INFLATION could ease to 1.1 percent or rise slightly to 1.4 percent in February, analysts polled by The Manila Times said, allowing monetary authorities to maintain accommodative policy rates.
Official February data will be released on Friday. A year earlier, inflation settled at 2.5 percent. The rise in consumer prices moderated to 1.3 percent in January after two consecutive months of increases.
The Bangko Sentral ng Pilipinas has offered a forecast range of 0.9 percent to 1.7 percent, while the Department of Finance predicted a rise to 1.4 percent.
Providing the highest estimate among the analysts polled was ING Bank Manila senior economist Joey Cuyegkeng, who said inflation likely hit 1.4 percent this month as the impact of the El Niño weather pattern and agriculture problems continued.
“We expect a gradual increase in inflation rate to average at 2 percent this year, ending the year at around 2.7 percent. We are closely monitoring not only the impact of agriculture production but also oil with a possible March meeting of major oil producers,” Cuyegkeng said.
A slight rise, he said, is unlikely to prompt the Monetary Board to adjust its stance during a scheduled March 23 policy meeting.
“[The] external environment has stabilized for now although financial market participants remain on edge as to developments on oil producers’ discussions, China and G20 developments,” he said.
Joseph Incalcaterra, Asia-Pacific economist for banking giant HSBC, held the same forecast. He said inflation in February was likely to have been driven by higher food prices and excise tax rises.
Meanwhile, A&A Securities Inc. marketing and research head Justino Calaycay said inflation could have eased to 1.2 percent.
“Historically, January eases back from the spending-heavy December and fourth quarter and mainly steadies in February,” he said.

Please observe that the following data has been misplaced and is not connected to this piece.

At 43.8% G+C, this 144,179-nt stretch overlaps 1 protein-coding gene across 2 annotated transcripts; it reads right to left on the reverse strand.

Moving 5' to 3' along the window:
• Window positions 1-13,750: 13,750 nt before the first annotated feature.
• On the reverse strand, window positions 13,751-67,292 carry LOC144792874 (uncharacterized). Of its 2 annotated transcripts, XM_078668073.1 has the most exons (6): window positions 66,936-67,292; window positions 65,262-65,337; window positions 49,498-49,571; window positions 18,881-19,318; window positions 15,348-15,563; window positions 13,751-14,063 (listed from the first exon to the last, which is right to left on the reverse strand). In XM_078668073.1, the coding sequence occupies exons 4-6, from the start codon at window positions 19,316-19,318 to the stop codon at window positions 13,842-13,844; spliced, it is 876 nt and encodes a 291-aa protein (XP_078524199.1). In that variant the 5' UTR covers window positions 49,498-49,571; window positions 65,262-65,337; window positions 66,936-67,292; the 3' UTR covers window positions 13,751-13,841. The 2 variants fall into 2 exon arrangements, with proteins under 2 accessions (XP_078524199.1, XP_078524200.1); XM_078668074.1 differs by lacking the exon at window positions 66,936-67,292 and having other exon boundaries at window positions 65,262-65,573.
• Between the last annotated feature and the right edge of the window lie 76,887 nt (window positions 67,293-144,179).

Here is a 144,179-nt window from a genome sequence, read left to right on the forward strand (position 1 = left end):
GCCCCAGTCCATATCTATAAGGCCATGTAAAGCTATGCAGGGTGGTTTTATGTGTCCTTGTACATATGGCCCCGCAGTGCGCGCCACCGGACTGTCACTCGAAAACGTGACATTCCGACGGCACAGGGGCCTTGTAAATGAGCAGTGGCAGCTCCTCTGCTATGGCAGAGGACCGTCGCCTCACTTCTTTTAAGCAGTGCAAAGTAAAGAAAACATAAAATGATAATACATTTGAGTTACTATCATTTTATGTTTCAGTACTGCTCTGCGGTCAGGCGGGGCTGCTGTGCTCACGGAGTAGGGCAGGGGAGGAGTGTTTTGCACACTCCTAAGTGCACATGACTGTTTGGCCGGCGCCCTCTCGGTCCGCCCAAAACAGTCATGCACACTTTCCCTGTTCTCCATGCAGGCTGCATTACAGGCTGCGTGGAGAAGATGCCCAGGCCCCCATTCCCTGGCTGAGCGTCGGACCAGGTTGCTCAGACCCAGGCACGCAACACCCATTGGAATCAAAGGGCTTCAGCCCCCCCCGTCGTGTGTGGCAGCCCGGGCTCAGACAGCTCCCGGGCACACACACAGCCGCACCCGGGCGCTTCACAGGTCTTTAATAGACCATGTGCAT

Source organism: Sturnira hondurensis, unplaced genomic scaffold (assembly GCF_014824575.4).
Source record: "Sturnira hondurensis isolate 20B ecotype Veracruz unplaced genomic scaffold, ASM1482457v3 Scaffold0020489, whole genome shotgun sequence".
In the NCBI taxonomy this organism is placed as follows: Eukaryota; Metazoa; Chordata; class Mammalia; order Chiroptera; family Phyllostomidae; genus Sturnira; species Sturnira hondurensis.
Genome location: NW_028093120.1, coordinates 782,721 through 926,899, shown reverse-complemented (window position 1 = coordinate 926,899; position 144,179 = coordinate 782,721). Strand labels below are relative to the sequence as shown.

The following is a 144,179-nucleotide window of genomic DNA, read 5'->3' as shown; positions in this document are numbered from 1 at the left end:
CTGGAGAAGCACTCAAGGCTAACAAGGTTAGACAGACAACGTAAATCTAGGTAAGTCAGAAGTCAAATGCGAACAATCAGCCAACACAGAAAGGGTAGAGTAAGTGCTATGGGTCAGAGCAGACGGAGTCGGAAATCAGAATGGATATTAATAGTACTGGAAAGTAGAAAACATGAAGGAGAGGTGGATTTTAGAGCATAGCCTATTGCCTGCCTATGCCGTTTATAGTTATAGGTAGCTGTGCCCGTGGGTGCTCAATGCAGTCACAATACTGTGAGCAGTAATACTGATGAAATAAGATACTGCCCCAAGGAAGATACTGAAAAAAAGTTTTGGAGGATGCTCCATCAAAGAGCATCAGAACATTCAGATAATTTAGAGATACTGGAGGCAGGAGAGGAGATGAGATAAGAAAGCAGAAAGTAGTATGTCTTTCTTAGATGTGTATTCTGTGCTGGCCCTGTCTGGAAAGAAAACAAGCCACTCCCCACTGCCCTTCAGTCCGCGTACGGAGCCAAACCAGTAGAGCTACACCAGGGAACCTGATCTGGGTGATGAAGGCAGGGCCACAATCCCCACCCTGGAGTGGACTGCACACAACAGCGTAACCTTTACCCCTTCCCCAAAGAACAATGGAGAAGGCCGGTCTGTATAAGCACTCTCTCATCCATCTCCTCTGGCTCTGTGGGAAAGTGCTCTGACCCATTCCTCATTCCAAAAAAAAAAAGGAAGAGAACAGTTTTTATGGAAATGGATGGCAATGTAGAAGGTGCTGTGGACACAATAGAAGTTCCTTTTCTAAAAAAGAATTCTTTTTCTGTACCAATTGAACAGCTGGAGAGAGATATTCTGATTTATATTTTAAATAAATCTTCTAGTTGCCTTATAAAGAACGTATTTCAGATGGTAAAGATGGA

Jack Chambers, associate economist at Moody’s Analytics also sees inflation moderating to 1.1 percent.
“The main reason that inflation continues to be subdued is the effect low oil and commodity prices are having on energy prices in the Philippines,” he said.
Prices are also expected to show declines in other areas as well, such as housing and water, the economist added.
“Given that headline inflation will remain below the central bank’s target of 2 percent to 4 percent, this will allow it keep rates at their current, accommodative levels,” Chambers said.
Looking ahead, he expects the central bank to keep interest rates on hold until the fourth quarter of 2016.
“At this point we anticipate inflation will have increased and the bank will increase interest rates in response to this,” Chambers said.
The same 1.1 percent estimate was offered by Alvin Ang, professor at the Ateneo de Manila’s Department of Economics, who cited lower oil prices and lower transport costs.
Central bank Governor Amando Tetangco Jr., in explaining the central bank’s 0.9 percent to 1.7 percent projection for February, last week said:” The fall in rice, gasoline and LPG (liquefied petroleum gas) and provisional rollback in jeepney fares in certain regions are seen to dampen inflation pressures for the month. However, higher power rates and domestic prices of diesel and kerosene could exert upside pressure to inflation in February.”
The Finance department, meanwhile, tagged higher power rates, as well as an uptick in food and beverage prices, as reasons for its forecast.
During its first policy meeting this year, the Monetary Board kept the central bank’s overnight borrowing and lending rates at 4 percent and 6 percent, respectively.
The 2016 inflation forecast, however, was revised downward to 2.2 percent from 2.4 percent and that for 2017 was retained to 3.2 percent.